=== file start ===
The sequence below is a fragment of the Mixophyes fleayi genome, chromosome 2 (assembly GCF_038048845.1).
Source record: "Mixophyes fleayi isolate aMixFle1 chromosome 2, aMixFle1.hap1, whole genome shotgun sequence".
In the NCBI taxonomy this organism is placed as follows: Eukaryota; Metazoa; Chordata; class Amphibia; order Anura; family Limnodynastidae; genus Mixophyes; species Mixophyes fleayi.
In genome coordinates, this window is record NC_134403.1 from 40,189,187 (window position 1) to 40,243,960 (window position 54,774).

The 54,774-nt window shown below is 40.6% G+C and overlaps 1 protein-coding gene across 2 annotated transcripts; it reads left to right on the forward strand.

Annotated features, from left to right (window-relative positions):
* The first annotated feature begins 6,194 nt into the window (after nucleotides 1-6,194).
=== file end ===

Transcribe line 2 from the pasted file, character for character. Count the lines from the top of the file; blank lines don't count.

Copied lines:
Source record: "Mixophyes fleayi isolate aMixFle1 chromosome 2, aMixFle1.hap1, whole genome shotgun sequence".